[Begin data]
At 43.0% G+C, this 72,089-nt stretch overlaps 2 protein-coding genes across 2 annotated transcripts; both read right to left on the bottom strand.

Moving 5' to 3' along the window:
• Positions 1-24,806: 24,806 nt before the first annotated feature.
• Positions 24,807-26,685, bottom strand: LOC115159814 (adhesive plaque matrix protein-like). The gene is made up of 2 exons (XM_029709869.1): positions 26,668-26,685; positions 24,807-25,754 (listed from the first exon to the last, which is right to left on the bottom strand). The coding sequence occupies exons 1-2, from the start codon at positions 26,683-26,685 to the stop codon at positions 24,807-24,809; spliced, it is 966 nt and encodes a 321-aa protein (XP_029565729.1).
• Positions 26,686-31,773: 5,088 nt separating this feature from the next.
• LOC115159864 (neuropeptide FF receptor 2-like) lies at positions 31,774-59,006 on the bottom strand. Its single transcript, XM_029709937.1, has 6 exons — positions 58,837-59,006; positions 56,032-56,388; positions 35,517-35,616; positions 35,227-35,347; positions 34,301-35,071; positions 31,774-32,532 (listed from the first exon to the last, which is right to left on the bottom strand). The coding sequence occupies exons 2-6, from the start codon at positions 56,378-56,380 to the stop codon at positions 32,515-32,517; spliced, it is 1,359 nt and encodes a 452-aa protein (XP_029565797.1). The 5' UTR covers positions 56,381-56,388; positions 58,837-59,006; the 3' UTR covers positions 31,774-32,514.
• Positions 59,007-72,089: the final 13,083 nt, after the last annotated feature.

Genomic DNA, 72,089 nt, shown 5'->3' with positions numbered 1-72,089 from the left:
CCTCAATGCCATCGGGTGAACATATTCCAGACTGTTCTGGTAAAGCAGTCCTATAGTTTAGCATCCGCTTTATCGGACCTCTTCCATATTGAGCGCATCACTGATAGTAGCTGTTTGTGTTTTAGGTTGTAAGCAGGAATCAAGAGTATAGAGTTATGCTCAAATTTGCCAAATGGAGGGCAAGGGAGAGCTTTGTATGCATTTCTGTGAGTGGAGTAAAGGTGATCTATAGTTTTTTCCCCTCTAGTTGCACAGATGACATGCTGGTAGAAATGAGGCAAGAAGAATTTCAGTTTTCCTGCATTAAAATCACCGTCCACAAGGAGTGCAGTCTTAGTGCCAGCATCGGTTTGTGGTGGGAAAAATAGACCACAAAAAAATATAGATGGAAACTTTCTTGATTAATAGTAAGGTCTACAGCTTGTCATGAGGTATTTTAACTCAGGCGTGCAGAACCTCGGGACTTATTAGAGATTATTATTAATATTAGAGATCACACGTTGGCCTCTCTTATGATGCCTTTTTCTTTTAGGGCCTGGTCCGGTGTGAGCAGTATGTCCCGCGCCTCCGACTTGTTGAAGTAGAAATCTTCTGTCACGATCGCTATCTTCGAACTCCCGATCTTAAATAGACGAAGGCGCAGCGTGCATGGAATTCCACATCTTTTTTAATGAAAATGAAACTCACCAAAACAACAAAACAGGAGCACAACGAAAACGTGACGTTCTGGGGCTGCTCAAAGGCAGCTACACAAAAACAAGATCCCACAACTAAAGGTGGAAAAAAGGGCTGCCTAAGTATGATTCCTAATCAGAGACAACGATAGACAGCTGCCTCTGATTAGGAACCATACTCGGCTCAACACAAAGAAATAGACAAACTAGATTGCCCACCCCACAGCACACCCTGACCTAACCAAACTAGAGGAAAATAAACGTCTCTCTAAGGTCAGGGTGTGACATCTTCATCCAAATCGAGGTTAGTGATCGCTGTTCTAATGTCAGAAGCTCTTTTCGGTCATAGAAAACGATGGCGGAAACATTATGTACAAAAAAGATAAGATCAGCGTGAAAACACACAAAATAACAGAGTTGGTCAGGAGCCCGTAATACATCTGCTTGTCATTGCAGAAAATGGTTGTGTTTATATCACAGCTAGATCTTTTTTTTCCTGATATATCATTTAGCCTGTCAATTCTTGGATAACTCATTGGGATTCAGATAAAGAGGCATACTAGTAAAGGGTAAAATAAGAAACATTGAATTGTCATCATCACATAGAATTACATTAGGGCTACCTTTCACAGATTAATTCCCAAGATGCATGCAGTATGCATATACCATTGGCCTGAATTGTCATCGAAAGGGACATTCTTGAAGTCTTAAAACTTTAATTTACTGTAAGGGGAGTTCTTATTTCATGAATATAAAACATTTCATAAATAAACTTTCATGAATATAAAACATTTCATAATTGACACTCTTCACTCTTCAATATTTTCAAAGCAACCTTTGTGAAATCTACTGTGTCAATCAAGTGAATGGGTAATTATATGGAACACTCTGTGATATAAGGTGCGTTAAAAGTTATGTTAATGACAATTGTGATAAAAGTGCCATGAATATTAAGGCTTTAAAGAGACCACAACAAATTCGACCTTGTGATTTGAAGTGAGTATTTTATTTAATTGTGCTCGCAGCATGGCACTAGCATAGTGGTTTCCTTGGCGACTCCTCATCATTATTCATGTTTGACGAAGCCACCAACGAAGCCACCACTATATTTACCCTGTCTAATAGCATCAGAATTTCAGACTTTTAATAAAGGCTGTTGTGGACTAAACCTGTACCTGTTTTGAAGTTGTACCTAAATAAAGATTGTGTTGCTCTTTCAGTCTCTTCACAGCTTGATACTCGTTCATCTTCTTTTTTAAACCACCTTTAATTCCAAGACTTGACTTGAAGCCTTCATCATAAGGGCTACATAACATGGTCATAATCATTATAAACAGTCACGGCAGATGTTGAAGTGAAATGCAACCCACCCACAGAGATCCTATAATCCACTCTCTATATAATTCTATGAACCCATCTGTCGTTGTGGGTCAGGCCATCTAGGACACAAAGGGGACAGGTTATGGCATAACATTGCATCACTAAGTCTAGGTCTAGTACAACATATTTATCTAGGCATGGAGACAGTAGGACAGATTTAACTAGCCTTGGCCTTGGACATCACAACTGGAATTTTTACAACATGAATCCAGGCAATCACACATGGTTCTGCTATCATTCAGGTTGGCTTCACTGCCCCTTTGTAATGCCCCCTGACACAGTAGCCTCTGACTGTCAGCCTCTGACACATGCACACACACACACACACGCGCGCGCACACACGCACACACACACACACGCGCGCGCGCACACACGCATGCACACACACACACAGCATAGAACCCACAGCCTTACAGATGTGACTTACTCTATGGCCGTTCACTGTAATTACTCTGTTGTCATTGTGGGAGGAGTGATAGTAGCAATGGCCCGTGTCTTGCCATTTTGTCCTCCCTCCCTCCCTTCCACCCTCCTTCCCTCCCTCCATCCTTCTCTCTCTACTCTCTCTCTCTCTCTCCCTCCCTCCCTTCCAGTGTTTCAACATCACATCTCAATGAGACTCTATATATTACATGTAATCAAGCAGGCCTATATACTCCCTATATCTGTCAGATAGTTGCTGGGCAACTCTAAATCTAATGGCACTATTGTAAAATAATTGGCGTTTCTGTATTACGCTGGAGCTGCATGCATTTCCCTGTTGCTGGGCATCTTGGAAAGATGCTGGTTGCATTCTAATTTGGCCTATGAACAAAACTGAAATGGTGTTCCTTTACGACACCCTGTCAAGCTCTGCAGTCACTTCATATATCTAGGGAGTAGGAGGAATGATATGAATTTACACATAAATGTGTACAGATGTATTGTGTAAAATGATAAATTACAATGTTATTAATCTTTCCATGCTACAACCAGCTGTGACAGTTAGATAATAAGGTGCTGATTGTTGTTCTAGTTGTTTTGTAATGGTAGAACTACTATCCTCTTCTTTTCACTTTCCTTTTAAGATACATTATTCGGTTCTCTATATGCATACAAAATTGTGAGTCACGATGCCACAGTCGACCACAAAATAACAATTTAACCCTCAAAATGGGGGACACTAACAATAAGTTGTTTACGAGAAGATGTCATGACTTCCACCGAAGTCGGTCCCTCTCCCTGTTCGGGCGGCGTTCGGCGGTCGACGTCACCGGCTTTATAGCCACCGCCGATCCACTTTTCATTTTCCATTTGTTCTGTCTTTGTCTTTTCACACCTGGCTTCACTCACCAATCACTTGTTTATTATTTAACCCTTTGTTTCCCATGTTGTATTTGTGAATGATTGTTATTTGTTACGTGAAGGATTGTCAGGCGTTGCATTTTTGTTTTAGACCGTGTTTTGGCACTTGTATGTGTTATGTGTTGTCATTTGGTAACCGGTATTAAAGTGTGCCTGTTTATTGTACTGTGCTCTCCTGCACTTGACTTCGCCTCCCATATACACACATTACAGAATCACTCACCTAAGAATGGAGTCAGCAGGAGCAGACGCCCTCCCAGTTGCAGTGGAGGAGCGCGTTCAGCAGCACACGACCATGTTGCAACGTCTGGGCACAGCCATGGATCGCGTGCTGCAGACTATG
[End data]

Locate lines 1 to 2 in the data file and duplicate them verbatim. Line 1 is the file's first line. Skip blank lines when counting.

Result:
At 43.0% G+C, this 72,089-nt stretch overlaps 2 protein-coding genes across 2 annotated transcripts; both read right to left on the bottom strand.

Moving 5' to 3' along the window: